The essence of autonomy is delegating a task to a machine, whether that’s a self-driving car, or an autonomous weapon, or a thermostat. The risk is that the machine makes the wrong decision. For some decisions, like a thermostat, the consequence may be pretty low. You come home from vacation and the house isn’t the temperature you want and it’s an inconvenience, but you’re all right. For things like weapons that are making lethal decisions, of course, the consequences could be serious. An autonomous weapon attacking the wrong target could be something that results in civilian casualties or fratricide—or even attacking the enemy but in the wrong time and place, which could lead to unintended escalation in the conflict. It could be a valid enemy military force, but you’re not yet at war. That’s a real problem.

Humans make mistakes in war. Humans are far from perfect. Humans make mistakes, and there are accidents in war today that result in fratricide, unintended escalation, and civilian casualties. And, of course, humans also do things deliberately wrong, like commit war crimes, unfortunately. One of the things that’s different about machines is the way they fail could be quite different. Human failures tend to be relatively idiosyncratic. A different person in the same situation might make a different decision. Autonomous systems open up the potential for mass failures, failures that scale and that could really lead to catastrophic accidents. It’s a very different way to think about reliability for weapons systems and the potential scale of these accidents. I think it’s one that militaries themselves have yet to truly absorb. When they think about the reliability of autonomous weapons, it’s often in the context of one weapon system making one decision.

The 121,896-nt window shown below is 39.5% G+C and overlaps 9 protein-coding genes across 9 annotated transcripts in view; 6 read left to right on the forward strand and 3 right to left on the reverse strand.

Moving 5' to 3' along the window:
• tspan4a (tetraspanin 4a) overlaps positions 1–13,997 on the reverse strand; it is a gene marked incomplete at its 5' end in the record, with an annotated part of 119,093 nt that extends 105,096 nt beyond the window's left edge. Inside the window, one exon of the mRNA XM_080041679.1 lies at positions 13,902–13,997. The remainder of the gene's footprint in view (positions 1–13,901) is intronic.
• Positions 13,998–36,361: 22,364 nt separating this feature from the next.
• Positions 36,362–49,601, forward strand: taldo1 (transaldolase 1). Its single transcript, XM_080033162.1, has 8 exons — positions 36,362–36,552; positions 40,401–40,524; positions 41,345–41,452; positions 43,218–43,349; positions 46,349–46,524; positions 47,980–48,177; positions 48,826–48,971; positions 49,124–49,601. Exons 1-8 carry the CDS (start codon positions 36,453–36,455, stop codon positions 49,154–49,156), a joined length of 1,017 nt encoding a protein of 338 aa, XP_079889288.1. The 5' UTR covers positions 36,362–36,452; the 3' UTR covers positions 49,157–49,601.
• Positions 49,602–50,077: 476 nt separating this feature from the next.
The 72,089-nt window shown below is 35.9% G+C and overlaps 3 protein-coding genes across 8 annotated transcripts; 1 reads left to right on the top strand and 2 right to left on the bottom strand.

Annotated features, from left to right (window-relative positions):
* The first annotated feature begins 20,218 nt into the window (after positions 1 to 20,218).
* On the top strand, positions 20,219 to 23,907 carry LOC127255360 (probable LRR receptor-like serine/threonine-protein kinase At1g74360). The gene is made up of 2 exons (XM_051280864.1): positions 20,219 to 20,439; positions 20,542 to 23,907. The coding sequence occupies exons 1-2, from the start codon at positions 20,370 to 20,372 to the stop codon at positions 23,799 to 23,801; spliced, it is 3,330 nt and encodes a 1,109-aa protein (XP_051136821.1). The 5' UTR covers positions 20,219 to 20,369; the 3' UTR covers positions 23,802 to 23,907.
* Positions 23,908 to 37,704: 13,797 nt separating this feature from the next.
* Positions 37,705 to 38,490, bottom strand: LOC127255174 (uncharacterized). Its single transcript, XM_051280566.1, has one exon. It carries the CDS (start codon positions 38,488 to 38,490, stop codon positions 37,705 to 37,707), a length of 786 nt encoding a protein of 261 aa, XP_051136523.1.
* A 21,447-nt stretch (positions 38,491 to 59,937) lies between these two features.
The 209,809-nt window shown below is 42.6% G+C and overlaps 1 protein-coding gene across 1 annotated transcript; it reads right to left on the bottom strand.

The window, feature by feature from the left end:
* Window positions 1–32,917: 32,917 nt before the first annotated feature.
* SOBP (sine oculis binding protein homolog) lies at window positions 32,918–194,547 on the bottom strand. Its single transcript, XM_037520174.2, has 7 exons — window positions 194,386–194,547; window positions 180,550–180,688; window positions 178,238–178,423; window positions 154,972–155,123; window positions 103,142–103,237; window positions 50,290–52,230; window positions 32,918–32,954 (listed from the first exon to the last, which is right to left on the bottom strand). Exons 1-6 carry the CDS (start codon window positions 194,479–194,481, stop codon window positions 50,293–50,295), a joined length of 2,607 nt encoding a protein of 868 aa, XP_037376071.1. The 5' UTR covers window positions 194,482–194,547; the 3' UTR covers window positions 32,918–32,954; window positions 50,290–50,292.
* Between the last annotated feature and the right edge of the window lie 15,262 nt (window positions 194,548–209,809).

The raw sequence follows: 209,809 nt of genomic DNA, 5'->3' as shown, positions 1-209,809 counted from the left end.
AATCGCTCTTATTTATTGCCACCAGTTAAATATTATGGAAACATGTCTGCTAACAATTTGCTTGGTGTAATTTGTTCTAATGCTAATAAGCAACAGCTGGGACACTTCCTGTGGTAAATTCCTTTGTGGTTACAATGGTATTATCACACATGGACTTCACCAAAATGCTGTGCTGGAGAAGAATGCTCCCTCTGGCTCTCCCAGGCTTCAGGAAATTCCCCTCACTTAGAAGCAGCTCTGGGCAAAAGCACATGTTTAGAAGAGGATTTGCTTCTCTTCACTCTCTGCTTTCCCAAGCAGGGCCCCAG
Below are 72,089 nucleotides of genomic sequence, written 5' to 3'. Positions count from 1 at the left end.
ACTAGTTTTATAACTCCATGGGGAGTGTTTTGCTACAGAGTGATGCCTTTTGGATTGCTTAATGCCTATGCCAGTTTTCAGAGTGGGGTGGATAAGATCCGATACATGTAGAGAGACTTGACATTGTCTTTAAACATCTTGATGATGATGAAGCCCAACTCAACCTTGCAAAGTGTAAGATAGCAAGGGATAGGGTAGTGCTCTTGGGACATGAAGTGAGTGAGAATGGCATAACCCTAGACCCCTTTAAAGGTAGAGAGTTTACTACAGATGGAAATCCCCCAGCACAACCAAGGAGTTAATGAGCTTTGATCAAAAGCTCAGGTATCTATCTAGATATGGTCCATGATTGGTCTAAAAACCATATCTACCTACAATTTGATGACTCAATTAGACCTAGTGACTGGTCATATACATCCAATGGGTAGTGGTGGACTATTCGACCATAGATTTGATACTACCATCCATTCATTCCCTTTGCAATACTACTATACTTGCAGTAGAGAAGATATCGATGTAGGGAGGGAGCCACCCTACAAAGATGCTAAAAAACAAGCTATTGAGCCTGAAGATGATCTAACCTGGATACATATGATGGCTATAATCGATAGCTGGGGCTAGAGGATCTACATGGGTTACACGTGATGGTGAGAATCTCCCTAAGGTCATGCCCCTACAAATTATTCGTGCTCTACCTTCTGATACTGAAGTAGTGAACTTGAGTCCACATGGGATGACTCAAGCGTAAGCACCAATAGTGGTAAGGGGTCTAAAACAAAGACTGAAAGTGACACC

But if there is a failure, if the environment turns out to not be the environment that it was trained for, or if an enemy hacks or manipulates the system somehow, the potential is for the failure of an entire fleet of weapons. And at scales that could lead to much more catastrophic destruction. That, I think, is a real and significant challenge, when you think about how to use this kind of technology.

Q: Are there things we should be thinking about or doing?